Transitions are directions, or trajectories, of vegetation and soil change that result in an altered functioning of one or more of a state’s primary ecological processes. Pathways reflect phase changes within a state. Transitional pathways reflect changes within a state that are only reversible if they do not exceed the resistance or resilience thresholds between states. A transition can be triggered by natural events and/or management actions (or inaction). Some transitions may occur very quickly and others over a long period. Two aspects of a transition are recognized: reversible and irreversible. Prior to crossing a threshold, a transition is reversible and represents an opportunity to reverse or arrest the change. Conventional management practices are used to reverse the transition. Once a threshold is crossed, however, the transition is irreversible without significant inputs of management, dollars and energy.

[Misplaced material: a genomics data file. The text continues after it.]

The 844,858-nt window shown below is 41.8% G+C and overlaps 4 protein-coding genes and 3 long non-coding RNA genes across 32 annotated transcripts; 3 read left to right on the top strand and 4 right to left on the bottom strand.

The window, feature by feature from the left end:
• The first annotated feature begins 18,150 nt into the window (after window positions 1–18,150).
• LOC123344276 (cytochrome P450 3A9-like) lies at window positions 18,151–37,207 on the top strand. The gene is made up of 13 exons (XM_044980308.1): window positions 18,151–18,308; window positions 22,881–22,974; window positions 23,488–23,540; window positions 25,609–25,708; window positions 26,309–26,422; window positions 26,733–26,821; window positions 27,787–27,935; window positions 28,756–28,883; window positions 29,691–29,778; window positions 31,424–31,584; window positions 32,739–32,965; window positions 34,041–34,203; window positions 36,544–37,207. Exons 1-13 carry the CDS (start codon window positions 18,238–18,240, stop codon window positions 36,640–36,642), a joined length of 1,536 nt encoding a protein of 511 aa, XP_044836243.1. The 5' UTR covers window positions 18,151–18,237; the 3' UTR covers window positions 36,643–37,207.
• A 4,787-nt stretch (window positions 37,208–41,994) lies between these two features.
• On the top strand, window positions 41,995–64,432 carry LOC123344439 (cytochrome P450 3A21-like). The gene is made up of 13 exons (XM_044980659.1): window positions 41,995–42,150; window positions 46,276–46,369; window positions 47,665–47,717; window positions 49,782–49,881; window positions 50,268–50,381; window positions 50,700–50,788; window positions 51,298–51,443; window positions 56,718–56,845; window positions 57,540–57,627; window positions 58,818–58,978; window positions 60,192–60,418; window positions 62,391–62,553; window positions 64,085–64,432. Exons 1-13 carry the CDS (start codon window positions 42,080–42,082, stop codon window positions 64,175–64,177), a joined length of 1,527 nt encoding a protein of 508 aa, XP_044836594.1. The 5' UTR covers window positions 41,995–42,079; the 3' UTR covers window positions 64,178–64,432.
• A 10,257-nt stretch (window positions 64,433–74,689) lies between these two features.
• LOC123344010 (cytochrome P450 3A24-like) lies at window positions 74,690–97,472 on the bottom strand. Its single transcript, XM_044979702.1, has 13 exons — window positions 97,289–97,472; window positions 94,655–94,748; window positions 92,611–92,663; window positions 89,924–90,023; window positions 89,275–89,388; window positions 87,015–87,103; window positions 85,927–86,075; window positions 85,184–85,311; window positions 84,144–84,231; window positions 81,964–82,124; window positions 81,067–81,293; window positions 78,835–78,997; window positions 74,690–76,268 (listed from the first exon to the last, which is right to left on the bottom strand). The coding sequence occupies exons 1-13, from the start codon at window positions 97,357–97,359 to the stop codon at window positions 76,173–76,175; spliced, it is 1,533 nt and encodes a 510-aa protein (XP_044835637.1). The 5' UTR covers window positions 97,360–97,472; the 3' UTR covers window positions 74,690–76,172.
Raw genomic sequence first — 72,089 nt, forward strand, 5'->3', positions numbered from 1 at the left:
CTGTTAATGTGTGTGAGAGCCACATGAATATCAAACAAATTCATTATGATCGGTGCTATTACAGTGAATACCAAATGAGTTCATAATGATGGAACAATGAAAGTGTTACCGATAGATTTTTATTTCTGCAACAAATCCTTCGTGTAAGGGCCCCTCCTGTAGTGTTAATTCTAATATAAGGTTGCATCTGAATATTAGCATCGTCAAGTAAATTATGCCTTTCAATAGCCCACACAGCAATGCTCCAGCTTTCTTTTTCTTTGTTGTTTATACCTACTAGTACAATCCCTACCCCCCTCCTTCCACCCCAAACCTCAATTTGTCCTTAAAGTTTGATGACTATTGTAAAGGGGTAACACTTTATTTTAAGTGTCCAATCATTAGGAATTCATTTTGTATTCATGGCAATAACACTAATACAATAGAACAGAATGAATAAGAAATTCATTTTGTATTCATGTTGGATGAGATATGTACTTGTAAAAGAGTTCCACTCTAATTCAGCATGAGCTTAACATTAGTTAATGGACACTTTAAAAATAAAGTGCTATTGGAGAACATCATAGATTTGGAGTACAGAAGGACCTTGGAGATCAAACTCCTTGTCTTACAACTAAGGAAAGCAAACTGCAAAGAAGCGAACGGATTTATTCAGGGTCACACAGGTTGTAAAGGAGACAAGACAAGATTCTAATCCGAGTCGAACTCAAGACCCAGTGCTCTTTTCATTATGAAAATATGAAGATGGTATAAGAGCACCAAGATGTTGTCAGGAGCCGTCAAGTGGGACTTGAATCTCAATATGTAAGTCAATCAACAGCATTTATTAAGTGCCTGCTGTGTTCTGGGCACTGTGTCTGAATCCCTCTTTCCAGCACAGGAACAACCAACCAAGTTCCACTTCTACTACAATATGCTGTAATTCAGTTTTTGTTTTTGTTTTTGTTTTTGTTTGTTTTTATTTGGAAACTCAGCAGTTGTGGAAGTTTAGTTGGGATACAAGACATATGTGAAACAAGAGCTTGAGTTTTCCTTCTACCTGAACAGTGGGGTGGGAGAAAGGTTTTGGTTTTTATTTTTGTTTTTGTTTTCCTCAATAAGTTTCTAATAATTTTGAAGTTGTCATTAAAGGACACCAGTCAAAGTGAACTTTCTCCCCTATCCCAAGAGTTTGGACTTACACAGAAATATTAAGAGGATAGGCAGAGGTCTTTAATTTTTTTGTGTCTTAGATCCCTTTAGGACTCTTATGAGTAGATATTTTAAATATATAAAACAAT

States are relatively stable and resistant to change caused by disturbances up to a threshold point. A threshold is the boundary between two states, and when crossed, results in one or more of the primary ecological attributes or processes having been irreversibly altered. Irreversible implies that restoration cannot be accomplished through natural events or a simple change in management. Active restoration (brush management, range planting, prescribed burning, etc.) must be accomplished in order to return to a previous state. Once a threshold is crossed, disequilibrium among one or more of the primary ecological processes exists and will be expressed through changes in the vegetative community and eventually the soil resource. A new stable state is formed when the resultant chaos ends and the system establishes a new equilibrium among the primary ecological processes.